November 21, 2011
Third Time’s the Charm
It’s day two of NJEA, the break from school I detest the most all year. My revulsion for the mini-vacation is due in part to the fact that there are no holidays (read “gifts”) to distract me from the necessity of filling four consecutive days with my boys. I also find the conference irritating because everyone who lives in Jersey (or those not vacationing in Disney) will be attempting to kill time in all the museums and playgrounds I proprietarily haunt, and my eldest in particular is not fond of crowds. Last, I thumb my nose at NJEA because it’s in NOVEMBER for God’s sake, and all the good stuff around here is closed.
I’m sure the New Jersey Education Association is distraught by my rejection.
In an effort to fill some of Justin’s ninety-six hours off (but who’s counting), my mom and her partner have kindly offered to help by giving Justin another try at a sleepover. So, after a day of too many computer games and a gratuitous trip to the mall, we’re finally headed out on Route 195 to grandma’s house. This trip will herald our third attempt at having Justin sleep in a bed other than his own. The first try was aborted after the consumption of too much pizza, ending with a late-night return from grandma’s beach house to Justin’s primary residence, where he promptly fell into my arms and then slept for twelve hours straight. Our last unscheduled attempt coincided with Irene, an experience that made me (and every adult in the house) reconsider our positions on taking Valium as a snack food. I admit, as I head west, that this time I’m hoping for better.
If not, at least my mommy will have fed me.
I’m already feeling slightly victorious, because I let him watch me throw his sleeping bag, pillow, and fishy blanket into a large garbage bag, which he knows is a signal for “we’re out of here”. There were no protests, tantrums, or emptying of said garbage bag back onto his bed, so at this moment, things are looking up. He got even more excited when he saw the suitcase, sweetly helped me drag it to the car, a chorus of “eee” accompanying us the entire way. I told him several times we were sleeping at grandma’s and that I’d be with him the entire time, and I swear he understood the plan. There’s a certain grin he saves for my mother, and every time I mentioned her, it was on display.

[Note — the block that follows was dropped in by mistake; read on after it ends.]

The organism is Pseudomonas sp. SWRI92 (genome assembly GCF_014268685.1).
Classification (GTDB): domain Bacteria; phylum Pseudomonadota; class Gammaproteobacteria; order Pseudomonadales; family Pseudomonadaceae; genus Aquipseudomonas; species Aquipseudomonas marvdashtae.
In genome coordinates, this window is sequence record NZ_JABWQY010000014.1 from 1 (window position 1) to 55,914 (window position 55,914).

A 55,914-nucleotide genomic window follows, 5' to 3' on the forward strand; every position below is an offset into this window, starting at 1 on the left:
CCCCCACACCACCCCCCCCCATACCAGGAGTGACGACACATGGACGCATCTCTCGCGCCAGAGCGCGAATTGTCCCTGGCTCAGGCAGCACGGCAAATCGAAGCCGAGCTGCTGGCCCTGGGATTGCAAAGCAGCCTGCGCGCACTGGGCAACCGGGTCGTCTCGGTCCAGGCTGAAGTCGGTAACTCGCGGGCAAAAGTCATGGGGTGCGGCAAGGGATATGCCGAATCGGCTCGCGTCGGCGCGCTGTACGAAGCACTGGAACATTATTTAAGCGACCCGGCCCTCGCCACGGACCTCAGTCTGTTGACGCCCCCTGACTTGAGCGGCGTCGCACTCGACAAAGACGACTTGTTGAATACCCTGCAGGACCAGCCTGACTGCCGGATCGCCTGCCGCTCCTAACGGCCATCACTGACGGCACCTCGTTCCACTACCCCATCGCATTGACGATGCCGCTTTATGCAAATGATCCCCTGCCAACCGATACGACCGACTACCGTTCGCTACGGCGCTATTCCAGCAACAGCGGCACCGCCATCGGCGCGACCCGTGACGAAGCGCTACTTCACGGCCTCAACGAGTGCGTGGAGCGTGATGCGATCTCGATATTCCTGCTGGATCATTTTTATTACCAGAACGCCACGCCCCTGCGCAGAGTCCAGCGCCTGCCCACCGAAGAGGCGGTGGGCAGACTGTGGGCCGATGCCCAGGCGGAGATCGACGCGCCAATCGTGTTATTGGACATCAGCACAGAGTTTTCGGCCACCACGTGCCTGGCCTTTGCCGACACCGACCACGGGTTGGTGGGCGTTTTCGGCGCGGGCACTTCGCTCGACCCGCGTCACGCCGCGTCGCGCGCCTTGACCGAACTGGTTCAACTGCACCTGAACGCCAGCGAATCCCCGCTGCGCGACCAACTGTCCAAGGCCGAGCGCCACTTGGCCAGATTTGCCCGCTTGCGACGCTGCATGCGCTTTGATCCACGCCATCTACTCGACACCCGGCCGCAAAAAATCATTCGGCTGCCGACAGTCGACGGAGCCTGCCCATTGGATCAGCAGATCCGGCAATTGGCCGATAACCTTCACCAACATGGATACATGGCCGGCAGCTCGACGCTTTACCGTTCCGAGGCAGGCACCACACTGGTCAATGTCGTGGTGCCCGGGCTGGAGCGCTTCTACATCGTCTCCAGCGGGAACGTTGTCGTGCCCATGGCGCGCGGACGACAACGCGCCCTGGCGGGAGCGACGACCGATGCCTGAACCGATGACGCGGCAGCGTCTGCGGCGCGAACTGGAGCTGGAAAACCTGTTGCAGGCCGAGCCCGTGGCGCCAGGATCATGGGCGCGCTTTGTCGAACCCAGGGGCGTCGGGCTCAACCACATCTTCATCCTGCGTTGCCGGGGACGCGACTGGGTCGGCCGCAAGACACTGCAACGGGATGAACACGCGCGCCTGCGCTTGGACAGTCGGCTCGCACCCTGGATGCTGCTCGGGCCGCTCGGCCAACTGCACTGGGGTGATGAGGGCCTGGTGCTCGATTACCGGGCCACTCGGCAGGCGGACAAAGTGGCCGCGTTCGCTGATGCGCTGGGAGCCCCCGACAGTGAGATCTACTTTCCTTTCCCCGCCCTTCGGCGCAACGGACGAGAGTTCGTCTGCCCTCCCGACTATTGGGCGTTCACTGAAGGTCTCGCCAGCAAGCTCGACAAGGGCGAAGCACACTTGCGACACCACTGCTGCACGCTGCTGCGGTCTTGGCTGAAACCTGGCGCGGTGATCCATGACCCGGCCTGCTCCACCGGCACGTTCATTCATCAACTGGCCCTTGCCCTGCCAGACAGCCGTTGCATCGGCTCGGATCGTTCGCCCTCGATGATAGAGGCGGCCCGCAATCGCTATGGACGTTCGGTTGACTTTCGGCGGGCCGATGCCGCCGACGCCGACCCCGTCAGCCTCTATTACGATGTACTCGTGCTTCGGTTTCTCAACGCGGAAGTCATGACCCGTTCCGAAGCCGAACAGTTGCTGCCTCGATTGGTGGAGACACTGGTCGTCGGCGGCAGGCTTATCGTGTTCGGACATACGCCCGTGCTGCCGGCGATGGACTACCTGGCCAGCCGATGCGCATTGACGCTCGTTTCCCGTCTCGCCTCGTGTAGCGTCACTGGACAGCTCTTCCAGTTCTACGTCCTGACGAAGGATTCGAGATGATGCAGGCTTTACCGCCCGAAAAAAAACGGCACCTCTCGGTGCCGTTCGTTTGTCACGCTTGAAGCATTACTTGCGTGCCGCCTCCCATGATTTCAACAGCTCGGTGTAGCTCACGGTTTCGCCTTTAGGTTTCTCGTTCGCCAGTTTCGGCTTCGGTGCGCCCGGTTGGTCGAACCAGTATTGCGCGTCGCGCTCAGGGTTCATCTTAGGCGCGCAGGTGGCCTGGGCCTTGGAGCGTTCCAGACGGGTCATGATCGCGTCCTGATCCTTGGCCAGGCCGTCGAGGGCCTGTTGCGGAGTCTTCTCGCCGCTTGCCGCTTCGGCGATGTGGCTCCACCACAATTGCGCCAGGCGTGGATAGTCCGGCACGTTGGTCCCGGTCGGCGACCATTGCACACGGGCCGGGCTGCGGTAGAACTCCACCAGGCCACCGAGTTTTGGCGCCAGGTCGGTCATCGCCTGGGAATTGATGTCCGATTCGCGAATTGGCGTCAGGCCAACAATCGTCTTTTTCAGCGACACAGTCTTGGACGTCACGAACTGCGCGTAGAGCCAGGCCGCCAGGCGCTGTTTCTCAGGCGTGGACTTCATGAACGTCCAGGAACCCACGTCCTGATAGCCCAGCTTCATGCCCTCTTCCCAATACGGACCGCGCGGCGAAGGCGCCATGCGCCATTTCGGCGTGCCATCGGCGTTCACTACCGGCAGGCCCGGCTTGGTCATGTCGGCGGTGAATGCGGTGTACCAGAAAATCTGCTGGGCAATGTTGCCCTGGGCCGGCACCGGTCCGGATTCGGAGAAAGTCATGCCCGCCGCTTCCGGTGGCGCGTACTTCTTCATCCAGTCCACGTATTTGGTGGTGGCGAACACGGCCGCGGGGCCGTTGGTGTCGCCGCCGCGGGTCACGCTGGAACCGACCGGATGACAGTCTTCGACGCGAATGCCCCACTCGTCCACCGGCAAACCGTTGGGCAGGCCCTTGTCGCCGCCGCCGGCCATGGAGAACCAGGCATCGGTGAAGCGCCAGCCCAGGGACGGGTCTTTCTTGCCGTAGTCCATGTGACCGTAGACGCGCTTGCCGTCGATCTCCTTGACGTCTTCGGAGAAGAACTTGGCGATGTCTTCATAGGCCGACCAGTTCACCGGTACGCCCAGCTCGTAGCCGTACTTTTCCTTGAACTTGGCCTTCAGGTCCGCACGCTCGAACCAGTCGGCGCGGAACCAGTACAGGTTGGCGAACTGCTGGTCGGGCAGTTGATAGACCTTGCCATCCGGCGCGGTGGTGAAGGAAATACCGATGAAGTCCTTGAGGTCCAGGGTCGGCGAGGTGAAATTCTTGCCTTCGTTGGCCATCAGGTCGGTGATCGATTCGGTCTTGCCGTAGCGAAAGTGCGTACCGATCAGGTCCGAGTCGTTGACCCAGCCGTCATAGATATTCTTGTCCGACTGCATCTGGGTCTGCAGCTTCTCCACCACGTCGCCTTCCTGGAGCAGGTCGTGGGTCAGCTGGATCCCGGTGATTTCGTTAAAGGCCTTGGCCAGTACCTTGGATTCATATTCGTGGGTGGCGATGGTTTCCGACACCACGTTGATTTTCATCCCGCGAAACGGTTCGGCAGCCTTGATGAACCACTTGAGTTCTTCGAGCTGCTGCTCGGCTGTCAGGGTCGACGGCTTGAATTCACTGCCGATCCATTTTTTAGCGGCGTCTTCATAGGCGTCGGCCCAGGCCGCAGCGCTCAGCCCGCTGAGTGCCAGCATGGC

Justin has always loved his women.
We arrive at my mother’s in record time (as I’ve mentioned there were no school busses to slow us down), and I have Justin help me lug our paraphernalia upstairs. I spread out his sleeping bag on the bed and show him where I’ll (in theory) be sleeping, and he flashes me that bright smile once again. I am certain he understands our agenda.
Whether he complies with it or not is another story entirely.
An hour later Justin engulfs his dinner, prompting me to wonder if I should perhaps be feeding this child more. After consuming his “grandma brownie” he bolts upstairs to bed, cradling the crib toy my mother used to cajole him to sleep when he stayed here as a baby. He is grinning ear-to-ear as he manipulates the dials, giving equal time to “Lullabye” and “Twinkle Twinkle Little Star” respectively. My mom and I bathe and clothe him in his new pajamas, and he eagerly slides into his sleeping bag and bed, permits us to hug him goodnight, then blatantly turns away from us so we’ll leave. I’m already victorious that he hasn’t attempted to drag his linens, suitcase, and mother down the narrow stairways of my mother’s home a hundred times before slumber, but dawn is still eleven hours away, so I temper my triumph.
I’ve learned with this child, a lot can happen in eleven hours.
I sneak up a little bit after ten (which sadly, is past my bedtime these days), and manage to avoid all the creaky floorboards and slide into the daybed without incident. Eventually, exhaustion takes over. The two of us remain in slumber until about 1:30 AM, when I wake to the creepy feeling that somebody is watching me. I open my eyes warily to regard my son standing in the middle of the room just staring at me, and I see a huge smile stretch across his face as he realizes mommy is awake too. I sigh, drag my forty-four-year-old frame to the floor, and begin what I believe will be the first of many attempts to get my boy back to bed.
Damned if he doesn’t snuggle in on the first try.
We’re not entirely home-free the rest of the night, as this scenario is repeated again at 3:30, this time with a gentle push on my shoulder that makes me grateful I’ve been on that blood pressure medication for a while. He returns to bed easily this time too, although his mother has a tougher time returning to unconsciousness. I seem to make it back there just in time for dawn and my son to come calling, which prompts me to shuffle into the big bed with him, and beg him to give mommy just a few more minutes before we head downstairs. Justin relents, even remains still for a quarter hour, enough time for me to remember my name, and return to our world. It’s morning, and except for scaring a few more years off my life a couple of times (perhaps longevity is overrated anyway), Justin made it through the night. Which means Disney, here we (eventually) come.
Next year, I might even like NJEA.